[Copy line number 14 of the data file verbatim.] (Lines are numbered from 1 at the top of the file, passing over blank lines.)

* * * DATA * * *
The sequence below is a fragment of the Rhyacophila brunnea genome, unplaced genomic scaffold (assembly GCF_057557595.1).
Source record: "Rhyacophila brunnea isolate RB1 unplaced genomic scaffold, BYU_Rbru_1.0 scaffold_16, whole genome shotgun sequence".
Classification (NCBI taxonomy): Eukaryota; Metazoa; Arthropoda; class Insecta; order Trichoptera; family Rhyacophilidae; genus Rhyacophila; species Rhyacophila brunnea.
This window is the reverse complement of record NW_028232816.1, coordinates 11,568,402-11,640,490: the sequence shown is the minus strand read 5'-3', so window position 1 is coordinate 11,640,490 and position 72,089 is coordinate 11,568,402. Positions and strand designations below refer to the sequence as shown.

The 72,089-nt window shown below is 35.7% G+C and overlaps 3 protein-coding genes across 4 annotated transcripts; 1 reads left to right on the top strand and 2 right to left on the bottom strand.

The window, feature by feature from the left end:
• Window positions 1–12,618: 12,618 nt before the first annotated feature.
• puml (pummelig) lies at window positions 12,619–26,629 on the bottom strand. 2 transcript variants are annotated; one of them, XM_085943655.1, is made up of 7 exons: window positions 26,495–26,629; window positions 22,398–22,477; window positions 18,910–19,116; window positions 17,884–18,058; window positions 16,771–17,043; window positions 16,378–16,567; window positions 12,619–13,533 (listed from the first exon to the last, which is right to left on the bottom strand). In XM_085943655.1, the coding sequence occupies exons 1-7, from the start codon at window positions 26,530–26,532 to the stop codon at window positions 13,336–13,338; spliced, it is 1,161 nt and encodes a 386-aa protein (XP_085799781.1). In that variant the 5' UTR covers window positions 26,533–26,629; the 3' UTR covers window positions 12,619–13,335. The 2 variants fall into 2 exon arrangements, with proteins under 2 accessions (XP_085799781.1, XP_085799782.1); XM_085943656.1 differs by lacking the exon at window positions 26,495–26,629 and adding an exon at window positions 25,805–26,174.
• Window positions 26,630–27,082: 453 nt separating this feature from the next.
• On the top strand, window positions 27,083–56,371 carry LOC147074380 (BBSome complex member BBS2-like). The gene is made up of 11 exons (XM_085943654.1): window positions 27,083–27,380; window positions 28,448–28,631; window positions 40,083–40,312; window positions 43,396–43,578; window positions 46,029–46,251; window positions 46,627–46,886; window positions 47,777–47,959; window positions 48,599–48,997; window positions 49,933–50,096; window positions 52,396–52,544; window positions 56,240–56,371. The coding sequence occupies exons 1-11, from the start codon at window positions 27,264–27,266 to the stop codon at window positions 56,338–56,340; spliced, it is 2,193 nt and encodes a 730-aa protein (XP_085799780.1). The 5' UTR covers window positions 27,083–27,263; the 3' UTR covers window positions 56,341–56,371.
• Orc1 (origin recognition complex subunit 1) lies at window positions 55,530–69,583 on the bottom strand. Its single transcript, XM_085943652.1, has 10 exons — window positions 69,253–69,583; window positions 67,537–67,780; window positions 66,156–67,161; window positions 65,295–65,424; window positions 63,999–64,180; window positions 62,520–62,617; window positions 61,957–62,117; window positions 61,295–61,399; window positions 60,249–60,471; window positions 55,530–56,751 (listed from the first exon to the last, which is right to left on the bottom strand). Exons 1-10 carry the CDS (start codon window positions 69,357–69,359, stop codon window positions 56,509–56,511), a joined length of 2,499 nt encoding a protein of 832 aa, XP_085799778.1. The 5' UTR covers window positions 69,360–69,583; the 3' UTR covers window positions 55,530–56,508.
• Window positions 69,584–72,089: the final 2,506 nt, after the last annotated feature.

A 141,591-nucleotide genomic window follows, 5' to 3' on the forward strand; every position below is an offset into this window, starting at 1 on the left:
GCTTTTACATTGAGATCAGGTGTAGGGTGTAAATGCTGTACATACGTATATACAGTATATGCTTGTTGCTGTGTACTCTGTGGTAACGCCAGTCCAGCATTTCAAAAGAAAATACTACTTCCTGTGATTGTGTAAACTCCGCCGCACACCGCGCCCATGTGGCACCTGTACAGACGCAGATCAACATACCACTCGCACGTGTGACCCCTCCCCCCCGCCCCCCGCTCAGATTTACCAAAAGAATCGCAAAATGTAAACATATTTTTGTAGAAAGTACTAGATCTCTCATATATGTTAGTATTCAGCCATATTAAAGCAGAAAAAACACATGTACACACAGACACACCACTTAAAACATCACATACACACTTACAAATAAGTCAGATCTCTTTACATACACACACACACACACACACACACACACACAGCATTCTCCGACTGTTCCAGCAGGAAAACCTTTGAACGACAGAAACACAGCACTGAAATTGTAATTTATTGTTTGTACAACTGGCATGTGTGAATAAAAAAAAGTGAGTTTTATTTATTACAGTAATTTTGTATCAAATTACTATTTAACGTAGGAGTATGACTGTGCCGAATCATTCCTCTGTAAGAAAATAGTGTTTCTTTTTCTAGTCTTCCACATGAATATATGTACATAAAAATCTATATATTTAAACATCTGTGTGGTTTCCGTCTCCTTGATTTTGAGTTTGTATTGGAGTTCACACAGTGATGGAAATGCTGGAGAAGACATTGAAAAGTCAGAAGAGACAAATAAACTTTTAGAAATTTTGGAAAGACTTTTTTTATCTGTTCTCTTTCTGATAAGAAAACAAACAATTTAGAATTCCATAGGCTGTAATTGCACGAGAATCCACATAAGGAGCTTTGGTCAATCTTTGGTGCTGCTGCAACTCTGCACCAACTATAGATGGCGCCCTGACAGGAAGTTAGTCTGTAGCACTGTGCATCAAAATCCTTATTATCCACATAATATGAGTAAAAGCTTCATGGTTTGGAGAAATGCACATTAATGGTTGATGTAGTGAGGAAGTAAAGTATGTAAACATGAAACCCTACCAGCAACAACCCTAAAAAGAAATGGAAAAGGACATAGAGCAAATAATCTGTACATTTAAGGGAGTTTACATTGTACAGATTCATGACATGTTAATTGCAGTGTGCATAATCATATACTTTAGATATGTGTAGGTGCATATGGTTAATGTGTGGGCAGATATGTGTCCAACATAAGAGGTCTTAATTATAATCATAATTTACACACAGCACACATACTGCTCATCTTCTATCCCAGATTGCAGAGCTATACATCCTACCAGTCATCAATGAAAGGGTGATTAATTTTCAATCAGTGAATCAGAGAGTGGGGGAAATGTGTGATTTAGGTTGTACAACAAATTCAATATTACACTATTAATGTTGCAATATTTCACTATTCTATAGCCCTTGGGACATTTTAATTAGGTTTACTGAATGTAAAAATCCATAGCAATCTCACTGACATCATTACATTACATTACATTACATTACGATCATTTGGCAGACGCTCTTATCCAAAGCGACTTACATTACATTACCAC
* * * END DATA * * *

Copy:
GCTTTTACATTGAGATCAGGTGTAGGGTGTAAATGCTGTACATACGTATATACAGTATATGCTTGTTGCTGTGTACTCTGTGGTAACGCCAGTCCAGCATTTCAAAAGAAAATACTACTTCCTGTGATTGTGTAAACTCCGCCGCACACCGCGCCCATGTGGCACCTGTACAGACGCAGATCAACATACCACTCGCACGTGTGACCCCTCCCCCCCGCCCCCCGCTCAGATTTACCAAAAGAATCGCAAAATGTAAACATATTTTTGTAGAAAGTACTAGATCTCTCATATATGTTAGTATTCAGCCATATTAAAGCAGAAAAAACACATGTACACACAGACACACCACTTAAAACATCACATACACACTTACAAATAAGTCAGATCTCTTTACATACACACACACACACACACACACACACACACAGCATTCTCCGACTGTTCCAGCAGGAAAACCTTTGAACGACAGAAACACAGCACTGAAATTGTAATTTATTGTTTGTACAACTGGCATGTGTGAATAAAAAAAAGTGAGTTTTATTTATTACAGTAATTTTGTATCAAATTACTATTTAACGTAGGAGTATGACTGTGCCGAATCATTCCTCTGTAAGAAAATAGTGTTTCTTTTTCTAGTCTTCCACATGAATATATGTACATAAAAATCTATATATTTAAACATCTGTGTGGTTTCCGTCTCCTTGATTTTGAGTTTGTATTGGAGTTCACACAGTGATGGAAATGCTGGAGAAGACATTGAAAAGTCAGAAGAGACAAATAAACTTTTAGAAATTTTGGAAAGACTTTTTTTATCTGTTCTCTTTCTGATAAGAAAACAAACAATTTAGAATTCCATAGGCTGTAATTGCACGAGAATCCACATAAGGAGCTTTGGTCAATCTTTGGTGCTGCTGCAACTCTGCACCAACTATAGATGGCGCCCTGACAGGAAGTTAGTCTGTAGCACTGTGCATCAAAATCCTTATTATCCACATAATATGAGTAAAAGCTTCATGGTTTGGAGAAATGCACATTAATGGTTGATGTAGTGAGGAAGTAAAGTATGTAAACATGAAACCCTACCAGCAACAACCCTAAAAAGAAATGGAAAAGGACATAGAGCAAATAATCTGTACATTTAAGGGAGTTTACATTGTACAGATTCATGACATGTTAATTGCAGTGTGCATAATCATATACTTTAGATATGTGTAGGTGCATATGGTTAATGTGTGGGCAGATATGTGTCCAACATAAGAGGTCTTAATTATAATCATAATTTACACACAGCACACATACTGCTCATCTTCTATCCCAGATTGCAGAGCTATACATCCTACCAGTCATCAATGAAAGGGTGATTAATTTTCAATCAGTGAATCAGAGAGTGGGGGAAATGTGTGATTTAGGTTGTACAACAAATTCAATATTACACTATTAATGTTGCAATATTTCACTATTCTATAGCCCTTGGGACATTTTAATTAGGTTTACTGAATGTAAAAATCCATAGCAATCTCACTGACATCATTACATTACATTACATTACATTACGATCATTTGGCAGACGCTCTTATCCAAAGCGACTTACATTACATTACCAC